First I tried buying a big batch of followers, 50,000. The supplier delivered 56,000+ followers, but the number declines by about 100 followers over a week or so. This number seems to be pretty consistent. I can’t work out if this is just a common business practice or a part of Twitter’s ongoing conflict with fake accounts.

The purchase didn’t:

  • Move my Klout score
  • Improve the quality or number of organic followers that I received

I made a second purchase with a different vendor for 5,000 fake followers. This was delivered over five days, again an extra 10 per cent of followers were added on the top by the vendor and a similar decay pattern of about 5% of the followers occurred. This small increase had more of an effect on Klout causing a temporary bump in the score.  It has a more pronounced effect on Sysomos authority measure bumping my authority from 7 to 9 out of a possible 10.

It didn’t improve the volume or quality of followers that my account got organically.

With both vendors at least 5 per cent of the accounts that they used seemed to real people’s dormant accounts that had been co-opted into the fake follower game. There obviously seemed to be a market in taking over accounts that had been dormant for over 12 months. None of the fake follower accounts were set to private – this could factor into developing a heuristic for looking at fake follower accounts?

My overall conclusion on the fake follower business is that it almost purely about personal vanity rather than gaming a system.

More information
Pay up and embrace Twitter’s fake followers | Marketing Week
Fake Twitter followers: An easy game, but not worth the risk | The Next Web
How the market in ‘fake’ Twitter followers works | Yahoo! News
Rihanna Loses 1.2 Million Instagram Followers After Spambot Purge | Gigwise
Instagram makes teens and celebrities angry by killing millions of spambots | The Verge
Twitter and the underground market by Carlo De Micheli & Andrea Stroppa at 11th Nexa Lunch Seminar, Turin, Italy (May 22, 2013) – PDF
Inside a Twitter Robot Factory | WSJ
Twitter Admits 5% Of Its ‘Users’ Are Fake | Business Insider
I Bought 10,000 Fake Twitter Followers. Why Didn’t Klout, Kred (or Others) Notice? | Ignite Social Media

Links of the day | 在网上找到

Press Releases : DOCOMO and ZENRIN DataCom Develop New Indoor Navigation Technology | NTT DOCOMO – really interesting move on indoor where2.0 services

spaceprob.es catalogs the active human-made machines that freckle our solar system and dot our galaxy – beautiful site

YouTube makes a move against brand-sponsored videos | Digiday – this is huge for the likes of PR agencies and networks like Nuffnang

The Great SIM Heist: How Spies Stole the Keys to the Encryption Castle | The//Intercept – that completely screws Gemalto

Daring Fireball: Thinking About the Split in Apple Watch Sales by Model – basically the WSJ numbers are rubbish, especially with luxury consumption down in China

I like: Ritson vs Social Media

Mark Ritson’s critique of social real-time marketing is really good. Here he looks at the wider social media and takes an objective approach to it as part of the marketing mix rather than as a silver bullet.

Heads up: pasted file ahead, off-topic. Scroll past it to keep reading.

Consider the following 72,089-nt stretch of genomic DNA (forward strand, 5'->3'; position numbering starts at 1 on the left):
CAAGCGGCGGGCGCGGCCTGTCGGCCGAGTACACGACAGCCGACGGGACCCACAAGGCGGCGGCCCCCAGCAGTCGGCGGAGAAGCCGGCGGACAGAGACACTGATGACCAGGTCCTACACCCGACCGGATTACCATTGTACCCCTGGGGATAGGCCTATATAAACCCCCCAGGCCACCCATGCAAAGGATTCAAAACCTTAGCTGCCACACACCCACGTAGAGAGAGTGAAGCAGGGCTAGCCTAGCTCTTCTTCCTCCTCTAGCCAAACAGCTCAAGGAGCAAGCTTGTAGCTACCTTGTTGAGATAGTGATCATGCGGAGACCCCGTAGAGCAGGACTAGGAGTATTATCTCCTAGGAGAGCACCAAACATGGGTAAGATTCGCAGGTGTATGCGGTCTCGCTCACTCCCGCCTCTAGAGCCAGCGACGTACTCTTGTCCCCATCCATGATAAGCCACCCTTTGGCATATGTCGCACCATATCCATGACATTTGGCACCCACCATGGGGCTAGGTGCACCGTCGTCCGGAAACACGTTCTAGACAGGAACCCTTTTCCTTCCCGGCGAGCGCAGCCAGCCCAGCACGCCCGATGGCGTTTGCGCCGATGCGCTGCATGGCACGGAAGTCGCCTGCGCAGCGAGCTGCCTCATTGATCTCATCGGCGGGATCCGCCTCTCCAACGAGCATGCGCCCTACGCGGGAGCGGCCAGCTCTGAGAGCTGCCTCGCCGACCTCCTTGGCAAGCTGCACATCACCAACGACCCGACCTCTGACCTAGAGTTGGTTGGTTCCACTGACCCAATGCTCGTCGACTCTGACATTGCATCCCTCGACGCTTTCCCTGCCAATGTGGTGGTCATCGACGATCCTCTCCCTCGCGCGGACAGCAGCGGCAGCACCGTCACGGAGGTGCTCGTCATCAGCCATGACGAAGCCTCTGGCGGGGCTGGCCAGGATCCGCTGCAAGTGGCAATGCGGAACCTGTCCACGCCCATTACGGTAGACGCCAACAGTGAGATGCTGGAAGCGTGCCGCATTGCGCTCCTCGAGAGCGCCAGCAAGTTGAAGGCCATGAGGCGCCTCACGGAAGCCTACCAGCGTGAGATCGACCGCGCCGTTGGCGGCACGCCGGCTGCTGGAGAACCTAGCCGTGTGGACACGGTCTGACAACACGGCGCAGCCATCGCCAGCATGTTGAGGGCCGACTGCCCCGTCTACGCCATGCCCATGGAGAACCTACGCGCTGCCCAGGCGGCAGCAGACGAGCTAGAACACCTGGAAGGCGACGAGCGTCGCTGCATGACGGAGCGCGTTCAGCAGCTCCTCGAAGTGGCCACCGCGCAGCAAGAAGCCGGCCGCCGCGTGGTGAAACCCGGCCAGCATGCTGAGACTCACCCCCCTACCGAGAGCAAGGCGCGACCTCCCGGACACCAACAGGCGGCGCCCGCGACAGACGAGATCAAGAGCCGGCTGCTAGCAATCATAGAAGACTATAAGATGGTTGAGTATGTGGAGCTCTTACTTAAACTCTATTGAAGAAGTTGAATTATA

Five for Friday | 五日(星期五)

Things that made my day this week.

This is the first time I have shared a native Facebook video, I didn’t realise that they had an embed code. Now this presents a real threat for YouTube. Anyway the video itself is actually about a great experiential marketing idea by Walt Disney World

A Price is Signal Wrapped Up in an Incentive – is a great video explaining basic economic theory

Amazing Japanese TV clip that shows the Tokyo police with ninja like skills to subdue an armed gunman

Amazing documentary on the Apache break, which you probably know from records you’ve heard and haven’t realised it

I am a sucker for great haptic feedback which is the reason why I invested in a traditional loud keyboard with ALPS electro-mechanical switches, which is the reason why I was impressed by Phorm (no not the advertising company) and their morphing keyboard

Marketing singularities

This post was prompted by a couple of conversations over the past few days.

Conversation number one

A friend pointed out that they’ve got a new job, just received a document on what we’re doing from my global social agency ‘X’. What’s your opinion of them and where do you think client and agency responsibilities should lie? Question number two didn’t really get answered as ‘X’ is a social agency? was a much more interesting talking point. Would they be any good, when did they become a social agency? What just happened? The upshot of it is that social is a thing that everyone is now an expert in.

surveillance sticker art

Conversation number two

I was in conversation with a potential technology vendor for a specific project and I outlined the point solution that I liked about their product, which was something that made them a particularly good fit for said project. They then explained to me why they were so much more than the point solution I required and were in fact a complete CRM-type solution.

Other peers (let’s not call them competitors, as they have a slightly different world view and do slightly different things) have been acquired by CRM or software vendors. Those that were too big to buy have done deals to integrate their offering as a kind VAR-like partnership.

Structure

What these two conversations are indicative of are a pair of distinct singularities in the marketing sector.

Think of marketing as a broadly horizontal industry sector rather than the vertically integrated leviathans that are often brought to mind by the words Martin + Sorrell or the letters W, P +P respectively.